Donnchadh Boyle and Martin Breheny debate one of the key distinctions between our national games.
Donnchadh Boyle says YES
Simply put, it's a cultural thing. Hurling and football are governed by the same body, largely by the same regulations and played by some of the same players – but the comparisons end there.
Look out for offences that are common to both games. The likes of frontal charges and high tackles are the same in both codes and in theory carry the same penalty. In hurling they are called back only if completely necessary, but offenders get at least bookings in football.
Players, referees and fans want to let hurling 'flow', a euphemism for as little interference from the referee as possible – officials are often little more than time-keepers. It's an approach that passes little regard of the rule book but it also contributes to making hurling the most engaging sport going when at its best.
Football doesn't enjoy the same leeway when it arguably needs it now more than ever. Games between the top teams are being diminished as a spectacle in favour of rugby league-style encounters, where risk is reduced regardless of possible rewards.
Hard running and denying opposition time seem to be as important as the ability to kick a 30-metre pass. As Sean Cavanagh put it before Tyrone's clash with Donegal, "making tackles is going to be more important than kicking points."
There are several reasons why hurling is treated differently. It moves much quicker, meaning rucks are less likely to form. Frees are also much more of a penalty. A decision to award a free even on the wrong side of midfield can lead to a score. With more at stake, refs are less likely to whistle.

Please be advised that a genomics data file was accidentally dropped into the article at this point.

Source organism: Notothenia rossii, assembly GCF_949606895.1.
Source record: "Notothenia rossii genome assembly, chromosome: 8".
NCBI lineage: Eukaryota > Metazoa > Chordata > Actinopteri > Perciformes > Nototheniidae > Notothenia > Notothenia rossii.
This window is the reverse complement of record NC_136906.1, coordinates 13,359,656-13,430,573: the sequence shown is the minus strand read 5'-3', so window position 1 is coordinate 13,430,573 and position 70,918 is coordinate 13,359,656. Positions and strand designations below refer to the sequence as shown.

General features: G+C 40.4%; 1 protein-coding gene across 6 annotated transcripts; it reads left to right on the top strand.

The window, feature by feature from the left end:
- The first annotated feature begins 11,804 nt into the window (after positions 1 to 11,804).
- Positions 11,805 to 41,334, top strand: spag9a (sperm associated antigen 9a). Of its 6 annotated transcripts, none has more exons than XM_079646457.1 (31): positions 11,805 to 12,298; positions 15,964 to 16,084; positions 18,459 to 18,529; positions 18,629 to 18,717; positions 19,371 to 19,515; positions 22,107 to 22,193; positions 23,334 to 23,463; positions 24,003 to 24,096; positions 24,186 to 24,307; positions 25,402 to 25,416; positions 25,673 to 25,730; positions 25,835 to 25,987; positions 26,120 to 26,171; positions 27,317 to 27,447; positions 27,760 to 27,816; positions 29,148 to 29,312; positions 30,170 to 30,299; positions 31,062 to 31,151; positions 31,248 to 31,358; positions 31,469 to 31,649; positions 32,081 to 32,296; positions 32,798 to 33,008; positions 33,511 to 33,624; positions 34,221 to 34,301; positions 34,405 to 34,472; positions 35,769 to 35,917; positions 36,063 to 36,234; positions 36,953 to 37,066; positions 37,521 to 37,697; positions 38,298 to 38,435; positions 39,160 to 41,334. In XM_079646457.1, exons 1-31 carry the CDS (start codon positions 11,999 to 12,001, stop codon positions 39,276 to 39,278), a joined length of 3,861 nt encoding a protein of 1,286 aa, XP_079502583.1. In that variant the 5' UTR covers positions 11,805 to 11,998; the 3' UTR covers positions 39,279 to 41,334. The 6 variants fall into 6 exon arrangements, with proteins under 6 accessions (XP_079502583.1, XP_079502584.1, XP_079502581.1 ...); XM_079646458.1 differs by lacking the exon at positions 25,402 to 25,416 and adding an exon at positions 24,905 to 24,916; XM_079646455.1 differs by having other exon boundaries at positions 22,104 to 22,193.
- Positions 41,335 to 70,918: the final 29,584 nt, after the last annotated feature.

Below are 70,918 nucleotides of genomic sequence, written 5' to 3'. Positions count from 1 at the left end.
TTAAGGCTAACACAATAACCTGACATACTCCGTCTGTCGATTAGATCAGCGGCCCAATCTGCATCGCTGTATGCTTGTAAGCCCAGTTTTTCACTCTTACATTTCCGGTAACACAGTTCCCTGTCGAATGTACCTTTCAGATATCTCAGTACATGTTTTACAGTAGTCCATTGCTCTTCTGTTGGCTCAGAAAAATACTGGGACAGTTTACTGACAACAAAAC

Another major issue is the tackle in football. In the rule book it's officially defined as 'any attempt to dispossess or reduce the advantage of opponent within the Rules of Fair Play. With the exception of the charge (fair), the tackle is aimed at the ball not the player.'
But how that applies in practice is open to much interpretation. Kieran McGeeney and Eamonn O'Hara have highlighted this issue but referees seem to err on the side of caution in football, while in hurling, the benefit of the doubt is given and play runs on.
The cover-all term when it comes to refereeing is "common sense", which is so subjective and open to interpretation it offers no clarity.
Football is divided on the best way forward but the adaptation of the black card shows it is looking inward at least.
Hurling hasn't the same introspection but doesn't need it. But there was a watershed moment recently when Michael Duignan called into question Wexford's tactics against Dublin on 'The Sunday Game'.
There was a major reaction but not only because Duignan highlighted some very unsavoury incidents, but because a hurling analyst criticised hurling in such a way.
It's hard to remember another hurling analyst decrying his own game in such a fashion whereas when the football pundits take over, pot shots are almost a weekly event.
In hurling, that just isn't in the culture, and the majority of footballers look on in envy.